Now it is possible to make a real distinction between the middle part, the upper part, and the lower part of our sense life, and today I would like to include some special observations with regard to this distinction. Let us begin by observing the sense of speech. I said that our organism of movement is what enables us to perceive words. It provides the basis for our sense of speech. But not only are we able to perceive and understand the words of others; it is also possible for us to speak: we are able to speak, too. And it is interesting and important to understand the connection between our ability to speak and our ability to understand the speech of others. Please note that I am not speaking about our ability to hear the tones, but about our ability to understand speech. The senses of tone and speech must be clearly distinguished from one another. Not only can we hear the words another speaks, we ourselves can speak. How, then, is one of these related to the other? How is speaking related to understanding speech?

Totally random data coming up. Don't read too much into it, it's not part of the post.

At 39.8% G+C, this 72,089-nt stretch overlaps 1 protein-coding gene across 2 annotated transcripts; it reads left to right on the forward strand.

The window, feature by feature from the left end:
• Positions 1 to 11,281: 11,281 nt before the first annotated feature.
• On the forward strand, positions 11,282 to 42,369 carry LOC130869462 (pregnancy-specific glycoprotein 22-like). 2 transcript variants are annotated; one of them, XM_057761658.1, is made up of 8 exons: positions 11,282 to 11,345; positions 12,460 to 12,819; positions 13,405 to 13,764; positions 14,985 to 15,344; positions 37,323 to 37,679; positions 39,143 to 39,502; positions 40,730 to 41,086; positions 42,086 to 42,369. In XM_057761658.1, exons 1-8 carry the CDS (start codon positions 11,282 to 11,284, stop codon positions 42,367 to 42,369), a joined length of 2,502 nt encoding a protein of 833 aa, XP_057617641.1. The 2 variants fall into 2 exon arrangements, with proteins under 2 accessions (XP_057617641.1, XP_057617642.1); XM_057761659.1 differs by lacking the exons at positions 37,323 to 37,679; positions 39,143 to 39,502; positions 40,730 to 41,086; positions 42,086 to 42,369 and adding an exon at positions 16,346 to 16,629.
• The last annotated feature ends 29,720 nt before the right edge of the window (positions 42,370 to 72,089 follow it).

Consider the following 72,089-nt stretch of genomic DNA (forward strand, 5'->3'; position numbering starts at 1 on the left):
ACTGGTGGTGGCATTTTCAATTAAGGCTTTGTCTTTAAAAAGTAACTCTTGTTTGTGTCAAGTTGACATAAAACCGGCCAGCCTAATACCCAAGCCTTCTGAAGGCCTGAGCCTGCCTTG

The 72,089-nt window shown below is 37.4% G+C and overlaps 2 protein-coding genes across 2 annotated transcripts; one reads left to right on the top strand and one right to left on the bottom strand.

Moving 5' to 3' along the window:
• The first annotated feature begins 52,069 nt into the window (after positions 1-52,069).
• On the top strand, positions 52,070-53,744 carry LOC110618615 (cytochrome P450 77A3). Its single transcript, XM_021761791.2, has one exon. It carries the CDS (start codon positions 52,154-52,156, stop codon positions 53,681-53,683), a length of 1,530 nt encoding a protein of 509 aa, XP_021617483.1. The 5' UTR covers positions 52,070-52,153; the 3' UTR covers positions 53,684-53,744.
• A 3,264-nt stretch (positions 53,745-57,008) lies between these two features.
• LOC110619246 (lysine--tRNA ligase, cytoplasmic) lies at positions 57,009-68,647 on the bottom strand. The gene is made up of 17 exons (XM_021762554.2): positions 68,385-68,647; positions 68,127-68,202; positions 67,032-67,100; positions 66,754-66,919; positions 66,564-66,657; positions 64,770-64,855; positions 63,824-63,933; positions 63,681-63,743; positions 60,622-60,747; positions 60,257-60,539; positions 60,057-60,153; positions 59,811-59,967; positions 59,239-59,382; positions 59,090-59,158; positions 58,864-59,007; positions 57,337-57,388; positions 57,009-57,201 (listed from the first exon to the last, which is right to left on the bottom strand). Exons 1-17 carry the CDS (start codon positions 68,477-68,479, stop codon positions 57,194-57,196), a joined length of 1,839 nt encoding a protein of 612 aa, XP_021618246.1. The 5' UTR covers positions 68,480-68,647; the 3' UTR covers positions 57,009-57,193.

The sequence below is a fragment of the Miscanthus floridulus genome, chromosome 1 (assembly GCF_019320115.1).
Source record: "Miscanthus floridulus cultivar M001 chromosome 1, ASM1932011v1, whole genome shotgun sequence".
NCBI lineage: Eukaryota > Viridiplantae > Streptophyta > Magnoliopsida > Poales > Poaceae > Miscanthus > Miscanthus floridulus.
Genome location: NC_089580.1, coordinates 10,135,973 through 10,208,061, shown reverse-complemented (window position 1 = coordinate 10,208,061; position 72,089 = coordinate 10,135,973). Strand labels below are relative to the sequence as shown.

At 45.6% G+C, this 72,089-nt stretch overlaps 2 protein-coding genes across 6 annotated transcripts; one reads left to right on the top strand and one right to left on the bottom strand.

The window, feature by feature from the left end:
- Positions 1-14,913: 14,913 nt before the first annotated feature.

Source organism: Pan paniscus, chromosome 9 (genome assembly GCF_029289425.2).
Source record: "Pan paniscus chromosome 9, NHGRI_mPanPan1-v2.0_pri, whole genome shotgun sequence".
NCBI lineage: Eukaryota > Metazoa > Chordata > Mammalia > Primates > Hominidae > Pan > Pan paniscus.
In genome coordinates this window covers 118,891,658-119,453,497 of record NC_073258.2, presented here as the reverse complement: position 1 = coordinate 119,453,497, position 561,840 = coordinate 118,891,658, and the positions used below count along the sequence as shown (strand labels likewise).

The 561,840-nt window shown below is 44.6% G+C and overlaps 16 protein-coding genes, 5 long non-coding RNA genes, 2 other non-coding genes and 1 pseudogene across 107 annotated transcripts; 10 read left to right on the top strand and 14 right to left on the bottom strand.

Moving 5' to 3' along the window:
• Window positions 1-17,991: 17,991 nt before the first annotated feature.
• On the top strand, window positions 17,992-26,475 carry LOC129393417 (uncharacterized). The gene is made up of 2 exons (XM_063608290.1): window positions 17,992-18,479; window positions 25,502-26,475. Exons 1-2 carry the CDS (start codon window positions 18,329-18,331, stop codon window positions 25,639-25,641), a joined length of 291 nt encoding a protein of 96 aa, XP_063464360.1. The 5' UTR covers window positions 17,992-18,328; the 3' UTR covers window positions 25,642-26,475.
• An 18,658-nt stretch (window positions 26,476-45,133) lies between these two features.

If we use spiritual-scientific means to investigate the human being, we discover that the things on which the capacity to speak and the capacity for understanding speech are based are very closely related to one other. If we want to look at what furnishes the basis of speech, we can start by tracing it back to where every reasonable person will agree its beginnings must undeniably be, namely, to experiences of the human soul. Speaking originates in the realm of the soul; the will kindles speech in the soul. Naturally, no words would ever be spoken if our will were not active, if we did not develop will impulses. Observing a person spiritually-scientifically, we can see that what happens in him when he speaks is similar to what happens when he understands something that is being spoken. But what happens when a person himself speaks involves a much smaller portion of the organism, much less of the organism of movement. Remember that the entire organism of movement must be taken into account in the case of the sense of speech, the sense of word—the entire organism of movement is also the organ for apprehending speech. A part of it, a part of the movement organism, is isolated and brought into motion when we speak. The larynx is the principal organ of this isolated portion of the organism of movement, and speaking occurs when will impulses rouse the larynx into motion. When we ourselves speak, what happens in our larynx happens because impulses of will originating in our soul bring the part of our movement organism that is concentrated in the larynx into motion. The entire movement organism, however, is the sense organ for understanding speech; but we keep it still while we are perceiving words. And it is precisely for this reason, precisely because we keep the movement organism still, that we are able to perceive words and understand them. In a certain respect everyone knows this instinctively, for every now and then everyone does something that shows he unconsciously understands what I have just been discussing. I will speak in very broad outlines. Suppose I make a movement like this (a hand raised in a gesture of holding off). Now, even the smallest of movements is not just localised in one part of the movement organism, but comes from the entire movement organism. And when you consider this motion as coming from the entire movement organism, it has a very particular effect. When another person expresses something in words, I am doing what I need to do to understand it by not making this gesture. Because I do not make this gesture, but repress it instead, I am able to understand what someone else is saying; my movement organism wakes up right to the tips of my fingers, but I hold back the motion, delay it, block it. By blocking this motion, I am enabled to understand what is being said. When one does not wish to hear something, one will often make such a gesture to show that one wants to repress one's hearing. This shows that there is an instinctive understanding for what it means to hold back such a motion.